This book describes the Linux API (application programming interface)—the system calls, library functions, and other low-level interfaces provided by Linux, a widely used free implementation of the long-established Unix operating system. These interfaces are used, directly or indirectly, by every program that runs on Linux. Programs that explicitly use these interfaces are commonly called system programs, and include applications such as shells, editors, windowing systems, terminal emulators, file managers, compilers, database management systems, virtual machines, network servers, and much other software that is employed on a daily basis on Linux systems. The book is written to be used both as an introductory guide for readers new to the topic of system programming, and as a comprehensive reference for experienced system programmers.
We describe most Linux system calls, along with many related C library functions (as implemented in the GNU C library, glibc). These interfaces allow programs to perform tasks such as: low-level file I/O; creation of new processes and execution of programs; retrieval and modification of process attributes; communication and synchronization between processes and threads on the same host (computer); and communication between processes residing on different hosts connected via a TCP/IP network. We usually illustrate the use of each interface with a small program.
Although this book focuses on Linux, it gives careful attention to standards and portability issues, and clearly indicates those parts of the discussion that refer to Linux-specific details. As such, the book also provides a comprehensive description of the Unix/POSIX API and thus can be used by programmers writing applications targeted at other Unix systems or intended to be portable across multiple systems.
Intended audience and background required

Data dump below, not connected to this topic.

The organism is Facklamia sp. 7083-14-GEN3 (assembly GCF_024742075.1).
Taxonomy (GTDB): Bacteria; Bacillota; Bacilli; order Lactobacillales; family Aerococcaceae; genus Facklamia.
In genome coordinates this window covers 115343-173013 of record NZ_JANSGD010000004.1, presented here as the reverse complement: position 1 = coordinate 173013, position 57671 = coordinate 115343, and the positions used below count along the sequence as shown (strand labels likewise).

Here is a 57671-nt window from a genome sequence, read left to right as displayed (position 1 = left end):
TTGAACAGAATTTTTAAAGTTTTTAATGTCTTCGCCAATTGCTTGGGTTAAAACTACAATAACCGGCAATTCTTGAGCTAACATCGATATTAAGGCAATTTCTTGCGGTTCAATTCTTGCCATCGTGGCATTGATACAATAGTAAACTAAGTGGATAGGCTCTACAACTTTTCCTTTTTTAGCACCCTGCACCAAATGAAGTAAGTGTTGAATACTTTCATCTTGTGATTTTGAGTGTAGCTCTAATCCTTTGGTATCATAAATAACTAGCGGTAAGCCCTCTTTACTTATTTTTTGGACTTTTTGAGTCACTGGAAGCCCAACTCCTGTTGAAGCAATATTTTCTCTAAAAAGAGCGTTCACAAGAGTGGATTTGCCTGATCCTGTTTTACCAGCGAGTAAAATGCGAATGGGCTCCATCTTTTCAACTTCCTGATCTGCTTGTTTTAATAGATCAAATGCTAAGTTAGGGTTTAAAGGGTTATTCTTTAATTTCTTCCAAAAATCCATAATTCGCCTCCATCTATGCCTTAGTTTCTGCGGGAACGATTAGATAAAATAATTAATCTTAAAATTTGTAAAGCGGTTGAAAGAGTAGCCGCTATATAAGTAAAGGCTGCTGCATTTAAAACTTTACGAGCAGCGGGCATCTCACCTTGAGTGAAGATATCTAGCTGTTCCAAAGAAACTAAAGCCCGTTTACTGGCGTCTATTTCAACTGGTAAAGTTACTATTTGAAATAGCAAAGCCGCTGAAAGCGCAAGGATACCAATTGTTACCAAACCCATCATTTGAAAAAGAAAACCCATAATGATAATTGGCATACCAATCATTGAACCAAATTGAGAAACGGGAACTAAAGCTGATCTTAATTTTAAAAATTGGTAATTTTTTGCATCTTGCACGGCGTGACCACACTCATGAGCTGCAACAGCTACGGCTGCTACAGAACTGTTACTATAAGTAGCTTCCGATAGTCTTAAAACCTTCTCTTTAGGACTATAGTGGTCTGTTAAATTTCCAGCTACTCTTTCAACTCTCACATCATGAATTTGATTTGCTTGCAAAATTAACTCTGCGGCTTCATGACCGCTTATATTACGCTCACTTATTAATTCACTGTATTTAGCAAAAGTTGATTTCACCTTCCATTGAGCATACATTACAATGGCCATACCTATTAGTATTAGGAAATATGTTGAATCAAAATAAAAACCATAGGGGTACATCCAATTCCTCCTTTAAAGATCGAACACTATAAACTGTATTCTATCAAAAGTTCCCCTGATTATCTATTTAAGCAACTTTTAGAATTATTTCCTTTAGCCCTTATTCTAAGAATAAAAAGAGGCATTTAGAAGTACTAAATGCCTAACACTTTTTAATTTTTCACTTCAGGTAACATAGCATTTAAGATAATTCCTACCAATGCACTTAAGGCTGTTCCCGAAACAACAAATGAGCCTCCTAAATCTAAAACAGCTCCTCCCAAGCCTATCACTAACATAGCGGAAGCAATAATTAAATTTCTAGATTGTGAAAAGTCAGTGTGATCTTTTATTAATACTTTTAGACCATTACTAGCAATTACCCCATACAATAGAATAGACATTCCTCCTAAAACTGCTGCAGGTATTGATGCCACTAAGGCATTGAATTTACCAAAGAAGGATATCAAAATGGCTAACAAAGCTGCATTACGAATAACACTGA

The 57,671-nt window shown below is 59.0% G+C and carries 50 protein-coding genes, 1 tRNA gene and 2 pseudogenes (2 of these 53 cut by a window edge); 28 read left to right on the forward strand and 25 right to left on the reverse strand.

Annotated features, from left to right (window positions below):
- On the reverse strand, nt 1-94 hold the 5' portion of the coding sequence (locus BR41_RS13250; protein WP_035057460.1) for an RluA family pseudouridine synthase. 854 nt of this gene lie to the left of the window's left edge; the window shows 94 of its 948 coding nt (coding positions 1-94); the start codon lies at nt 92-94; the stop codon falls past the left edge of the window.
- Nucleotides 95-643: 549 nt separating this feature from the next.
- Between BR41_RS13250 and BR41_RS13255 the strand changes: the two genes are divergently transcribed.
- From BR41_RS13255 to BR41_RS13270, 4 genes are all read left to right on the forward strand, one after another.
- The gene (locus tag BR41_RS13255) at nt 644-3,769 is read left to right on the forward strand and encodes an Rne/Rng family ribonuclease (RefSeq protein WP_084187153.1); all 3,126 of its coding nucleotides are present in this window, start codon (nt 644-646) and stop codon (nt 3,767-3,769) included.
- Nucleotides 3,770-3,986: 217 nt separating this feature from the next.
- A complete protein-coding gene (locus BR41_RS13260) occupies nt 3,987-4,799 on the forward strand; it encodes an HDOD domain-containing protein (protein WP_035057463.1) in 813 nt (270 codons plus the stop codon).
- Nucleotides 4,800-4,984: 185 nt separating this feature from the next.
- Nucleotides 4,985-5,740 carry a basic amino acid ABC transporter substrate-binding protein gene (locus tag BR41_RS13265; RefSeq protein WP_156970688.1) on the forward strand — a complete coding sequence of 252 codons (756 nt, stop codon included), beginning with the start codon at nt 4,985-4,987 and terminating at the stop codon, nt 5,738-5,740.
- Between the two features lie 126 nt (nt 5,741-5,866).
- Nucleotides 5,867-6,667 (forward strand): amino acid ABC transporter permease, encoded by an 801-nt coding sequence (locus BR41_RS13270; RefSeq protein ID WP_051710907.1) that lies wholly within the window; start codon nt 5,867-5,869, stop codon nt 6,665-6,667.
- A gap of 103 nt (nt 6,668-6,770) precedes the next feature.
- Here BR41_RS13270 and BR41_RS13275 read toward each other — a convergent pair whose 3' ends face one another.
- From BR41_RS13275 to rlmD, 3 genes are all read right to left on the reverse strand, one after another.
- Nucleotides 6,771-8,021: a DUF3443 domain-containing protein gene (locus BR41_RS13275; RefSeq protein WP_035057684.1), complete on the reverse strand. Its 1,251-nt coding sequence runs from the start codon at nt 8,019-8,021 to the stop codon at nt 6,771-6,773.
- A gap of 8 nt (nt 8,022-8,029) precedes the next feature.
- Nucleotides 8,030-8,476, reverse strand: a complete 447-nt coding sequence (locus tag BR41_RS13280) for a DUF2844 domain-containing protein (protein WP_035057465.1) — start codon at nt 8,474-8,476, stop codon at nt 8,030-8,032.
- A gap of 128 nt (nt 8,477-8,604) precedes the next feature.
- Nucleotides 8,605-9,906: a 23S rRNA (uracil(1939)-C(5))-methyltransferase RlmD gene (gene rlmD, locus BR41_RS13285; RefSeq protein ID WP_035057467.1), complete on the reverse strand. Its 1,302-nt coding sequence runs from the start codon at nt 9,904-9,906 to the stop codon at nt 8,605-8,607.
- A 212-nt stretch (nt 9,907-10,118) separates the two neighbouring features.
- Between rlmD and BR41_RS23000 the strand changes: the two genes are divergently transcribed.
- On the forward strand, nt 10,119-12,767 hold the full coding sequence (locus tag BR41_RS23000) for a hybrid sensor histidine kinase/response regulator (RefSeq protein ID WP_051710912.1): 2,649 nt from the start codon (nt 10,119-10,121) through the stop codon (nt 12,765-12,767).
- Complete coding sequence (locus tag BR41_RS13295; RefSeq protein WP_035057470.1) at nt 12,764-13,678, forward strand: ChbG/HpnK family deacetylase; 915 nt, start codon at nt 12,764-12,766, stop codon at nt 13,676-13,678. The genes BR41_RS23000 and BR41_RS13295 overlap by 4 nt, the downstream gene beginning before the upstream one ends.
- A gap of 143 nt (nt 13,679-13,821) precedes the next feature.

This book is primarily aimed at the following readers:
- programmers and software designers building applications for Linux, other Unix systems, or other POSIX-conformant systems;
- programmers porting applications between Linux and other Unix implementations or between Linux and other operating systems;
- teachers and advanced students teaching or learning Linux or Unix system programming; and
- anyone (e.g., system managers and "power users") wishing to gain a greater understanding of the Linux/Unix API and of how various pieces of system software are implemented.
Standards and portability
Although this book describes the features of a specific Unix implementation, we take special care to consider portability issues. Frequent reference is made to relevant standards, in particular, the combined POSIX.1-2001 and Single UNIX Specification version 3 (SUSv3) standard; we also note changes in the recent revision of that standard, the combined POSIX.1-2008 and SUSv4. For features that are not standardized, we try to indicate the range of differences on other Unix implementations. We also highlight those major features of Linux that are implementation-specific, as well as pointing out various minor differences between the implementation of system calls and library functions on Linux versus other Unix implementations. (Conversely, where we do not indicate a feature as being Linux-specific, the reader can normally assume that it is a standard feature that appears on most or all Unix implementations.)
Linux and Unix
This book could have been purely about Unix system programming: most features found on other Unix implementations are also present on Linux, and vice versa. However, while emphasizing that writing portable applications is an important goal, I have chosen to also cover a range of Linux-specific extensions to the standard Unix API. The rationale for this approach is as follows:
- The use of nonstandard extensions is sometimes essential, either for performance reasons, or to access functionality that is unavailable in the standard Unix API. (All Unix implementations provide nonstandard extensions for these reasons.)
- I chose to focus on Linux because it is the implementation that I find to be the most important and interesting for a combination of reasons including its openness, licensing model, development model, and steadily increasing market share. (Ultimately, these reasons led me to become an active participant in Linux development.)
Usage and organization
This book is written to be used in two ways:
- As a tutorial introduction to the Linux/Unix API. The book can (if you have a lot of time) be read linearly: later chapters build on material presented in earlier chapters, with forward references minimized as far as possible.
- As a comprehensive reference to the Linux/Unix API, for use by experienced Linux and Unix programmers. An extensive index and heavy use of cross-referencing allow topics to be read in random order.